Atrocities against civilians have been a flashpoint in relations between the government and NATO-led forces since an American soldier was accused of murdering 16 civilians in Kandahar province in March last year, complicating negotiations on a US military presence in the country beyond NATO’s 2014 combat exit.
Afghan authorities have already arrested an Afghan army colonel who allegedly handed prisoners over to Kandahari. That arrest came after the bodies of three men detained in joint US.-Afghan raids since November were last month found close to the Nerkh military base.
Reuters has seen a list compiled by the Ministry of Defense of 18 men allegedly detained in Nerkh. The three whose bodies were found in June were among 10 listed as missing, villagers and officials said. The other eight were listed as dead.
Additional reporting by Rob Taylor; Editing by Robert Birsel
American Accused of Torturing, Disappearing Afghan Civilians
Jason Ditz / AntiWar.com
(May 12, 2013) –Two months after the initial Afghan government demands for the US to withdraw its forces from Wardak Province, the troops are still there, and the government is still unhappy about it. But new details may mean an additional push after their first effort failed to convince the US to go.
Afghan officials now say that they have a specific suspect, an Afghan-born American citizen named Zakaria Kandahari, who they have implicated in at least 15 different killings or disappearances, and who they have on video torturing a detainee.
Kandahari appears to have been affiliated with the Special Forces in Nerkh District, which were the source of a lot of complaints. Among the 15 he is accused of killing is Mohammad Qassim, whose body was found in a trash pit just outside the base after being detained.
US officials confirmed the existence of the video tape showing Kandahari, but denied that he was an American citizen, insisting “everyone in that video is Afghan.” Afghan officials say Kandahari was speaking English in the video, and an unseen supervisor is also heard speaking English in an American accent.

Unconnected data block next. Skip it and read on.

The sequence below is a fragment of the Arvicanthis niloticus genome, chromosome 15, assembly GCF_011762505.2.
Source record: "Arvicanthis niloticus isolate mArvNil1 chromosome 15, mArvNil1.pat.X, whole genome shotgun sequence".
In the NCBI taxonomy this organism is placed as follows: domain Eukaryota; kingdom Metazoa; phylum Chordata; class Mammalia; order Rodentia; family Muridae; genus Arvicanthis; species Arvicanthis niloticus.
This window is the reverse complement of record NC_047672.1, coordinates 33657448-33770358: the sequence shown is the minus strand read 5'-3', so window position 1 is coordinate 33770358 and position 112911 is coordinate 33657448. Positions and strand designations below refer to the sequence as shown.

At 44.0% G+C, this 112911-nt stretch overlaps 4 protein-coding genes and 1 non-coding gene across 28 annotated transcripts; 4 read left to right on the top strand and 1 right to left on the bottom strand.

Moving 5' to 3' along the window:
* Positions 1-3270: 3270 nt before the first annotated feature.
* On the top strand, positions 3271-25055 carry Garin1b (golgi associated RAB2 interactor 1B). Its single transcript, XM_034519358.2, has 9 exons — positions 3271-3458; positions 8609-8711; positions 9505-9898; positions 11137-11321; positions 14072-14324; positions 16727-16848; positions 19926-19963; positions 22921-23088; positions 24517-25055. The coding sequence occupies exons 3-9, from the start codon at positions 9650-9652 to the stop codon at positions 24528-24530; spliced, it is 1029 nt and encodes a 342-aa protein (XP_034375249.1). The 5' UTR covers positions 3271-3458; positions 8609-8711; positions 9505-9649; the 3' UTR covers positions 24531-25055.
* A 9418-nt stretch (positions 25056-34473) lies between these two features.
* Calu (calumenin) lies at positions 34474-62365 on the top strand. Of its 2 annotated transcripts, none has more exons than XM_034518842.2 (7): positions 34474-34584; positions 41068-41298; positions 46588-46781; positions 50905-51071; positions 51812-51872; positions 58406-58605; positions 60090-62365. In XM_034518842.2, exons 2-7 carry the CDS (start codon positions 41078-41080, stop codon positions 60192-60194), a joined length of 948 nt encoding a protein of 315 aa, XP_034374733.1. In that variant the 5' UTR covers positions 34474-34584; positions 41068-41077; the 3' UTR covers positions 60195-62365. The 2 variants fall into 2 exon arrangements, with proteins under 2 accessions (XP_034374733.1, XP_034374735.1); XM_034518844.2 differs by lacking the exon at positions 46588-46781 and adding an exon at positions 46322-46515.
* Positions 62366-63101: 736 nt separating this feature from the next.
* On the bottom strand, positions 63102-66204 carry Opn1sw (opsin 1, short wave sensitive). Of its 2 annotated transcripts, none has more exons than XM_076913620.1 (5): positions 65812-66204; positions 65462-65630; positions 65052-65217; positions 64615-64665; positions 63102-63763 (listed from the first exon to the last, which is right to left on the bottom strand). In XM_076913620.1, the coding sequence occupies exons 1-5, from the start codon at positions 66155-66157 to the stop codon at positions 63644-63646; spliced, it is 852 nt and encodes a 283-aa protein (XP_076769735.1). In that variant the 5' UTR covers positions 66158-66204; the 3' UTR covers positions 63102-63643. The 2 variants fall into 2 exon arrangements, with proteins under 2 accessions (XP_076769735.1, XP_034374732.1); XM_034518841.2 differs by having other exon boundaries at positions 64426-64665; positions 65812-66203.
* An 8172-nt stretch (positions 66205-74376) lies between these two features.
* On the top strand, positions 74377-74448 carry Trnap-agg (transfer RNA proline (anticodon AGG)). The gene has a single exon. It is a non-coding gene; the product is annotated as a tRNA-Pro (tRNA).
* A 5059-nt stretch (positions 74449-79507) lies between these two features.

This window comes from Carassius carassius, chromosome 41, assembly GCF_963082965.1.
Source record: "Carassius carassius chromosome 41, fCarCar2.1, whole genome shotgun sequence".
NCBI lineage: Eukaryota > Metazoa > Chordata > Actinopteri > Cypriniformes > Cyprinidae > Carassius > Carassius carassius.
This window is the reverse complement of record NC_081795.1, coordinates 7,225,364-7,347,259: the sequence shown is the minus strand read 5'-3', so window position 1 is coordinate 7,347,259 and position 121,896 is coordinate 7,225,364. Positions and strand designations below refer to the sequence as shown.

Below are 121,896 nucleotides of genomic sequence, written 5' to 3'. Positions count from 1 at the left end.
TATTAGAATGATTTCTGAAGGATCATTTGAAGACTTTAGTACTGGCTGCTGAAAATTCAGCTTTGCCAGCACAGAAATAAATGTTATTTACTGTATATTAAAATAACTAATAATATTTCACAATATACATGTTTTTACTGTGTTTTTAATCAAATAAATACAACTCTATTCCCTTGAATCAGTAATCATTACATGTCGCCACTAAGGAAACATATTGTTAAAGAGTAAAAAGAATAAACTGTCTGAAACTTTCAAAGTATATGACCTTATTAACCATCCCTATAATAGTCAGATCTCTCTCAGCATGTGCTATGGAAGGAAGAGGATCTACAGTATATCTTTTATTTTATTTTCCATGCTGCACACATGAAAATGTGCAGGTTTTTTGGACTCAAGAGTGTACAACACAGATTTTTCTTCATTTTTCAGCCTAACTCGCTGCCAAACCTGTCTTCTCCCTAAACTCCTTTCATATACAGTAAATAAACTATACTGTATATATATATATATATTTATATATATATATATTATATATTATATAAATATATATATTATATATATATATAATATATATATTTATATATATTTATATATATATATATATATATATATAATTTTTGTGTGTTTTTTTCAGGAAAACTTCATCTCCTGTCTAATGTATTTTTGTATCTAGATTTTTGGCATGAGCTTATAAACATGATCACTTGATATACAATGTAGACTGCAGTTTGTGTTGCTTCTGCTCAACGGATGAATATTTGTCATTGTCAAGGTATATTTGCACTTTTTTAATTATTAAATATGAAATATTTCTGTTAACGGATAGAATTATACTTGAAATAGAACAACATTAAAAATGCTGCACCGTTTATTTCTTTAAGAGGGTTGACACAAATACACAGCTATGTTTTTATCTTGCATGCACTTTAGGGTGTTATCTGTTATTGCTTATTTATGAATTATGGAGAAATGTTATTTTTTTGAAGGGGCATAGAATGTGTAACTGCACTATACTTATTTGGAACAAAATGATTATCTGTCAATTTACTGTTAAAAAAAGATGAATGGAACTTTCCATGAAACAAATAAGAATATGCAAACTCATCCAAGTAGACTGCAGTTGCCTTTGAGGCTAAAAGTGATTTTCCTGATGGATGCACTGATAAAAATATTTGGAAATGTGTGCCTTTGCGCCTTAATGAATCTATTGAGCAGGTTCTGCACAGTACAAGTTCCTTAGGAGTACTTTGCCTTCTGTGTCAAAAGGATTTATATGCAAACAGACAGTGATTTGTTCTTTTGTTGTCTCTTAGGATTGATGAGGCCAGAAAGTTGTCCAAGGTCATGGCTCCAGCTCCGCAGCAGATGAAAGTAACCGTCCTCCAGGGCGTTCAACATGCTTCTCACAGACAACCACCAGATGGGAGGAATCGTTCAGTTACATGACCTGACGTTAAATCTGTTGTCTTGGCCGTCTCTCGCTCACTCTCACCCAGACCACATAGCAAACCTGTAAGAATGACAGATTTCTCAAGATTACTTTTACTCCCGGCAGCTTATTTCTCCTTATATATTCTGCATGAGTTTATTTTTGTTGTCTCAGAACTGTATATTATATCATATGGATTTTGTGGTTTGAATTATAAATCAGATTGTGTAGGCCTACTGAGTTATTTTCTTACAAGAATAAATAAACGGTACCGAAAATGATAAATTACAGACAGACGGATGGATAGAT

Kandahari’s putative Special Forces Team A group was said to move in and out of the base with impunity, and Afghan officials say the group regularly wore US military uniforms, with long beards, and rode around on motorized four-wheel bikes hunting for “insurgents.” The group regularly detained people, accusing them of working with either the Taliban or the Hezb-i Islami.
Afghan officials claim Gen. Allen, the top US commander, promised to hand over Kandahari to Afghan officials. The US insisted they tried but he got away, then later claimed Allen never had any conversations about Kandahari at all.
Afghans Say an American Tortured Civilians
Rod Norland / The New York Times
MAIDAN SHAHR, Afghanistan (May 12, 2013) â€” The authorities in Afghanistan are seeking the arrest on murder and torture charges of a man they say is an American and part of a Special Forces unit operating in Wardak Province, three Afghan officials have confirmed.
The accusations against the man, Zakaria Kandahari, and the assertion that he and much of his unit are American are a new turn in a dispute over counterinsurgency tactics in Wardak that has strained relations between Kabul and Washington. American officials say their forces are being wrongly blamed for atrocities carried out by a rogue Afghan unit. But the Afghan officials say they have substantial evidence of American involvement.